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Nicholas D. James, PhD, MBBS, on the STAMPEDE Trial: Long-Term Subgroup Analysis by Metastatic Burden in Hormone-Naive Prostate Cancer

Nicholas D. James, PhD, MBBS, on the STAMPEDE Trial: Long-Term Subgroup Analysis by Metastatic Burden in Hormone-Naive Prostate Cancer

Use of Artificial Intelligence for Diagnosing and Grading Prostate Cancer

Researchers at Karolinska Institutet have developed a method based on artificial intelligence (AI) for the histopathologic diagnosis and grading of prostate cancer. The study, published by Ström et al in The Lancet Oncology, showed that the AI system can be trained to detect and grade prostate cancer from needle biopsy samples at a ranking comparable to that of international experts in prostate cancer pathology.

Patient-Reported Functional Outcomes With Hypofractionated vs Conventionally Fractionated Radiotherapy for Nonmetastatic Prostate Cancer

In a national cohort study conducted in the United Kingdom and reported in the Journal of Clinical Oncology, Nossiter et al found no clinically important differences in patient-reported functional outcomes among men receiving hypofractionated vs conventionally fractionated radiotherapy for nonmetastatic prostate cancer.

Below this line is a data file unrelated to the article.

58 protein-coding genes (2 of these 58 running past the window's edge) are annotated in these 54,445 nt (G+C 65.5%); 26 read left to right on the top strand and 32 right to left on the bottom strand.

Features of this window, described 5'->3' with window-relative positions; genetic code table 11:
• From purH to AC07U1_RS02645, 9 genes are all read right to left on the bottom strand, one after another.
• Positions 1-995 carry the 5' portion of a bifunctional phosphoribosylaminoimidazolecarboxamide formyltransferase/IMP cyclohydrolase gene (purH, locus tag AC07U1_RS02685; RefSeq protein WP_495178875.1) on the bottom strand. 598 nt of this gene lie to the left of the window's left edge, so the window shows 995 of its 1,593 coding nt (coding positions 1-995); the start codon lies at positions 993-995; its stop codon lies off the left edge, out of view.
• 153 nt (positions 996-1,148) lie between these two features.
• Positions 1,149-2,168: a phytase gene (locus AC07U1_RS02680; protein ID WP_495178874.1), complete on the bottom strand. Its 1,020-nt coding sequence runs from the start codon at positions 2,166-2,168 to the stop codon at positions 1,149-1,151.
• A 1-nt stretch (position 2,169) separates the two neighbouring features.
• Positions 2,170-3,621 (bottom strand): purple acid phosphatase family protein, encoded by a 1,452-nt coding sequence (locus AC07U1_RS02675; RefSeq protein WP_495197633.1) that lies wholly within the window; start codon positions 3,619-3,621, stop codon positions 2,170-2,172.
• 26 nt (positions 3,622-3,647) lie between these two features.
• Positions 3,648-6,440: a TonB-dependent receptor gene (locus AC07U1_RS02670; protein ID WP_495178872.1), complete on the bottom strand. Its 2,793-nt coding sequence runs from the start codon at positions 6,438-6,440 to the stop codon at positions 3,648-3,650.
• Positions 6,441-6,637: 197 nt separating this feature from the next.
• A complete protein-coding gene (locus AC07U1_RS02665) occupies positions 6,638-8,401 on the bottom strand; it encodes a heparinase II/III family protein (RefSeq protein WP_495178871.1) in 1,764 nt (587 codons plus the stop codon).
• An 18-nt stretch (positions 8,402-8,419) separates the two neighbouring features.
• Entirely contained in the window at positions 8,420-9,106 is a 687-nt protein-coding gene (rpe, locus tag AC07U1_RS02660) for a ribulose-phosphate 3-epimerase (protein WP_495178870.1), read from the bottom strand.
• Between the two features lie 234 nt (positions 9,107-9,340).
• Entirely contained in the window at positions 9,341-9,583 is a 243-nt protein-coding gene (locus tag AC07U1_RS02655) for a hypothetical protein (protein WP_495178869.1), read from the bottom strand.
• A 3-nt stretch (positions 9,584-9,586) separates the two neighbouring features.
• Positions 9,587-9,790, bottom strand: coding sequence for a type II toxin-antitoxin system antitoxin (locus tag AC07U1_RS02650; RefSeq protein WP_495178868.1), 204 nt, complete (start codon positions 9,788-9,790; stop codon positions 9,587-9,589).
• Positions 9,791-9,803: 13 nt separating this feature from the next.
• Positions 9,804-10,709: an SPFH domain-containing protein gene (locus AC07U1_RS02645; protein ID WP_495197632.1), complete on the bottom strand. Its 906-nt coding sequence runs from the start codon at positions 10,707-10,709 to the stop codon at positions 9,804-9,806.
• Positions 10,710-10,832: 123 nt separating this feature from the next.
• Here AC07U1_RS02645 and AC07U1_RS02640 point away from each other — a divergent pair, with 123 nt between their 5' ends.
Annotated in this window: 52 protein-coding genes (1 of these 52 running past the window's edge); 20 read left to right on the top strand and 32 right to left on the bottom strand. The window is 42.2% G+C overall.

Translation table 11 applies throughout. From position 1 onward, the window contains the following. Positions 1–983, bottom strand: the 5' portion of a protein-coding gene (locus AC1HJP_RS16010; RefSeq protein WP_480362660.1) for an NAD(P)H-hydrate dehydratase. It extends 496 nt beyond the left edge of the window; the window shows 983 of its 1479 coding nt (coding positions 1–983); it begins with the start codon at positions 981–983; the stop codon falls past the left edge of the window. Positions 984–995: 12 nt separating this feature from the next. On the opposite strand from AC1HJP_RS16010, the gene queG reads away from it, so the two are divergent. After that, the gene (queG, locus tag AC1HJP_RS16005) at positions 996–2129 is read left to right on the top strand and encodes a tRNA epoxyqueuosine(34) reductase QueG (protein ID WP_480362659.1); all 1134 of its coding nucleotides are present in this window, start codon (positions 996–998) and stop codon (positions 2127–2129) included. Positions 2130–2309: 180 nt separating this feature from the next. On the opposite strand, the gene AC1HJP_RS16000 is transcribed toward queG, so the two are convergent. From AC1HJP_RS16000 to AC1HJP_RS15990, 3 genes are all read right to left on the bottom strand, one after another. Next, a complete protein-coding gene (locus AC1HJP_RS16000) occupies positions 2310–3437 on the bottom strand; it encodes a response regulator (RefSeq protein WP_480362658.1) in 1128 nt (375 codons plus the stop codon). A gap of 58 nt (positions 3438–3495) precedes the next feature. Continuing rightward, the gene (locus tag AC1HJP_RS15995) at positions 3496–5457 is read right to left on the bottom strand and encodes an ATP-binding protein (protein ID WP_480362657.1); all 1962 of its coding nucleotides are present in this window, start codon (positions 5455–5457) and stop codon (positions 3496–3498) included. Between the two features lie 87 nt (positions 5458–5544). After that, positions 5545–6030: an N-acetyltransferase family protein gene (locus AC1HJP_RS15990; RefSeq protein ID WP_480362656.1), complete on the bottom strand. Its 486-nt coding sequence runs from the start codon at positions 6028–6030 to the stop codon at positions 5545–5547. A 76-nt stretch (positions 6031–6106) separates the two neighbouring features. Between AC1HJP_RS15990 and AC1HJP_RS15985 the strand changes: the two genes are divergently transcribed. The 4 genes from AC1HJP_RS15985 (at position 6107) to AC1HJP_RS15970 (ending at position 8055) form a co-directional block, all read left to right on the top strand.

Olaparib for Previously Treated, Metastatic Castration-Resistant Prostate Cancer With DNA Repair Gene Aberrations

In the phase II TOPARP-B trial—reported by Mateo et al in The Lancet Oncology—investigators found that olaparib showed activity in men with metastatic castration-resistant prostate cancer and DNA damage response gene aberrations who had received one or two prior taxane regimens.

Neoadjuvant vs Concurrent ADT With Dose-Escalated Radiotherapy for Localized Prostate Cancer

In a two-institute phase III trial reported in the Journal of Clinical Oncology, Malone et al found no difference in biochemical relapse-free survival with androgen-deprivation therapy (ADT) initiated prior to or concurrently with dose-escalated external-beam radiotherapy in patients with localized prostate cancer.

Commercial Gene-Expression Tests for Prostate Cancer May Not Accurately Predict Disease Progression in African American Men

A study examining the differences in gene expression between African American and European American men with prostate cancer for three commercially available prostate cancer prognostic biomarker panels has found that these tests may not accurately predict cancer progression in African American patients. Because of the observed racial differences across the three panels for prostate cancer prognosis, caution is warranted when using these panels in clinical decision-making for African American patients. The study by Creed et al is published in Cancer Epidemiology, Biomarkers & Prevention.

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